Compressor Question on my new Carvin BX1500

Discussion in 'Amps [BG]' started by Toddbass65, Nov 24, 2012.


  1. Toddbass65

    Toddbass65 Supporting Member

    Joined:
    Oct 21, 2012
    Got my new BX1500 and love it with my two BR410 cabs. Running each cab off the power amps individually - so 300 watts per cab.
    I am having a hard time figuring out the compression. I can't seem to equal out the volume between my strings (4 string) and the clip light on the compression is on all the time. Any ideas what I can do to solve this......and is the clipping light on the compression something to worry about? Trying to get everything worked out on my setup and I am gettin close.
    Any other advice anyone might have related to setup is welcome, as I am still learning this new rig and am FAR from an expert :)
    Thanks!
  2. 62 Vintage J

    62 Vintage J

    Joined:
    Sep 29, 2012
    Location:
    Virginia, USA
    What " o'clock " position is the Compression knob set? The obvious solution is to back off on the 'COMP' gain. The LED should not be on all the time!

    You have probably already read the instruction manual, but here is what it says:

    The advantage of a compressor is to the reduce peaks and other sudden loud parts (transients) of your
    playing so you can increase your overall volume. For example, in slap bass playing, the plucked notes
    can put out peaks that would distort the amplifier at normal playing volumes. If the amp’s volume was
    adjusted for these peaks, the rest of the notes would be too quiet to hear with the band. When the compressor
    is adjusted to where the LED comes on for loud peaks, the amplifier can be played louder without
    distortion. It’s like having someone re-adjusting the volume of the amplifier to prevent distortion when
    the peaks occur.
    The compressor circuit in the BX series is also internally connected to the power amplifier. When the
    amplifier reaches peak clipping levels it activates the compressor and reduces the output signal. This
    helps prevent the amplifier from clipping and protects the speakers.


    The section under 'PEAK LEDs':

    The red PEAK LEDs are clipping indicators for the amplifier(s). If the amps are clipping use the MASTER
    to reduce the level. The COMPRESSOR may also serve to help prevent clipping. Be sure not to run the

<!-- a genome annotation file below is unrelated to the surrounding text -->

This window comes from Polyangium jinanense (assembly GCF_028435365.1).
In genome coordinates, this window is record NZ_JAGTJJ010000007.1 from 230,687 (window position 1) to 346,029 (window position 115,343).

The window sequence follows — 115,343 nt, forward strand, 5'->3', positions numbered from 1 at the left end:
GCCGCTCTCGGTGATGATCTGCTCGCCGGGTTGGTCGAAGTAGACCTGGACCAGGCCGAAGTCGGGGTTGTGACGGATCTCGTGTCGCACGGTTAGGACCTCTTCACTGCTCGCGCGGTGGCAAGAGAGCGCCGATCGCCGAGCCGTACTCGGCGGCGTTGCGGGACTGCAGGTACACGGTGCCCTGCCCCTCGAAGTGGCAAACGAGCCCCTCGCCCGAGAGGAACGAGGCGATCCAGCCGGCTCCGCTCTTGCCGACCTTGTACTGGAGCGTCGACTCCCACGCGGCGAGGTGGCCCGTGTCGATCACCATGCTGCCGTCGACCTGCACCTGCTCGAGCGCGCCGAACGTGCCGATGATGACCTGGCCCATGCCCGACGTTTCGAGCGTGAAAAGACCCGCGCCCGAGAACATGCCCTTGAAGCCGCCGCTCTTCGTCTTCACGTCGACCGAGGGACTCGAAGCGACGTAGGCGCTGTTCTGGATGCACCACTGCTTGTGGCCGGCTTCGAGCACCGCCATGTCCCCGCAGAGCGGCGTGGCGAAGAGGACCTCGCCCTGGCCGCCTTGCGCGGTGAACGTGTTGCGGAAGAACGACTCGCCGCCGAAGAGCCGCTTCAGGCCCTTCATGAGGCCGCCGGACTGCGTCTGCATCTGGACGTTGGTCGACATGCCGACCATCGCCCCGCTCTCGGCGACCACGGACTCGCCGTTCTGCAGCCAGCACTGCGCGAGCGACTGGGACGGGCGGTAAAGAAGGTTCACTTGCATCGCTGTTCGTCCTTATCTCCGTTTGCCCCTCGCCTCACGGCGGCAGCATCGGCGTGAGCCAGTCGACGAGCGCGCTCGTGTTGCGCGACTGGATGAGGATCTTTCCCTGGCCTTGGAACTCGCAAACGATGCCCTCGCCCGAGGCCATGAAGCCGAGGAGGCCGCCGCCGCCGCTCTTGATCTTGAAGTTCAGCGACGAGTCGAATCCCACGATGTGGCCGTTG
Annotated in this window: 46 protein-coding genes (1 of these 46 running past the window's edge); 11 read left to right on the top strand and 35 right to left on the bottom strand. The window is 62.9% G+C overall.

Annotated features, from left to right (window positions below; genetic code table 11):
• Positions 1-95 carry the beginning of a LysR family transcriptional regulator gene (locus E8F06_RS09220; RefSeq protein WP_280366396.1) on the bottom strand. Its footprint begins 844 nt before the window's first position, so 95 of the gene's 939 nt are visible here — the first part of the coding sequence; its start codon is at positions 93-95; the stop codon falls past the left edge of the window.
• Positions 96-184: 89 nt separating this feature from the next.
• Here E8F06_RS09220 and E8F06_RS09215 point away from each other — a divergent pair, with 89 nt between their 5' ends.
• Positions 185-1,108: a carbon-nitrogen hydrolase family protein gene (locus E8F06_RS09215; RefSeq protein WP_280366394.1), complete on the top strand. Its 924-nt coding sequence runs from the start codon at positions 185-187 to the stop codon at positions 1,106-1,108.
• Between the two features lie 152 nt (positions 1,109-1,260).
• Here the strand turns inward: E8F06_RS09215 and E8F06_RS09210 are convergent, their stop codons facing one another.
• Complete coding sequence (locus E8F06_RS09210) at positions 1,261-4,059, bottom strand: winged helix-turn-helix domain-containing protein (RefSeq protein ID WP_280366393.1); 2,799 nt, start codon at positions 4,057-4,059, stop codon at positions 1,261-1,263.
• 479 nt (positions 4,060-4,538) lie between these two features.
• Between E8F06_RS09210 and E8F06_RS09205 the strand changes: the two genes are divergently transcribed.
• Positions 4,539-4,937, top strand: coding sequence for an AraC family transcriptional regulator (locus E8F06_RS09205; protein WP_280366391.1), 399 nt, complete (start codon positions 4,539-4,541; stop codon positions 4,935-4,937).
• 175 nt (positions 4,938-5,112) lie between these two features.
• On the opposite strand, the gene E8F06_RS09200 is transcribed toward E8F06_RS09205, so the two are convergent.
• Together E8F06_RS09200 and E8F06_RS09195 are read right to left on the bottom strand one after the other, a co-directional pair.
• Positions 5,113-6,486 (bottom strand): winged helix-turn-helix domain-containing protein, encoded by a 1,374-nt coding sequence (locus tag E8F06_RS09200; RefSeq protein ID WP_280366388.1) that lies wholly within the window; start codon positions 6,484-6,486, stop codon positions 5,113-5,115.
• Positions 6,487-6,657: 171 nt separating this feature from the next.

amps with heavy continuous clipping (PEAK LEDs ON) or your speakers could be damaged.
  3. jnewmark

    jnewmark Supporting Member

    Joined:
    Aug 31, 2006
    Location:
    Stax 1966
    Disclosures:
    Play guitar.
    I own a BX1500 and don't seem to have this problem. Some basses are hotter than others, even passive basses. My compression LED comes on occaisionally , especially when slapping ( as it should ). I have it set on about 2 or 3. Where is your drive and gain set at at ?
  4. Toddbass65

    Toddbass65 Supporting Member

    Joined:
    Oct 21, 2012
    Gain has been around 12 or so and compression about the same. In running it at dual mono, I have both power amps turned up all the way and have been adjusting the overall volume with the master. Using passive basses.
    Any ideas on what might be causing it?
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  6. 5port

    5port

    Joined:
    Oct 14, 2009
    Location:
    LI,new yawk
    G&L 2500 Active...hot

    Drive............5
    Compressor...1.5
    Master..........2-3
    Amp1...........5
    Amp2...........5


    Vary the master for the volume out and leave the amp1 and 2 set at 5. The hotter the bass the lower the compressor will be set (your driving it harder). The reason the light is staying on is your past the trigger threshold at 12 oclock. Set the compressor to #1 and start playing...slowly turn it up until you hit the compression point. 12 oclock is way too high for most basses.
  7. makohund

    makohund

    Joined:
    Dec 12, 2002
    +1, 12 o'clock on that thing is super high. I never go over about 10:30, and that is for intentional heavy compression.

    That compression led means it is being triggered and is actively compressing. You're squashing everything really hard if every note lights it up solid.

    Back it down all the way. Turn it up till it just flickers on harder notes, or even briefly on every note. Likely will end up under 9 o'clock at most. Barely on is enough, really.
  8. Toddbass65

    Toddbass65 Supporting Member

    Joined:
    Oct 21, 2012
    thanks - gonna try the settings you guys mentioned and see how it goes at rehearsal this Friday. Never used compression before so new to me. Any other ideas let me know - I will try all of them this friday night and see how it shakes out.

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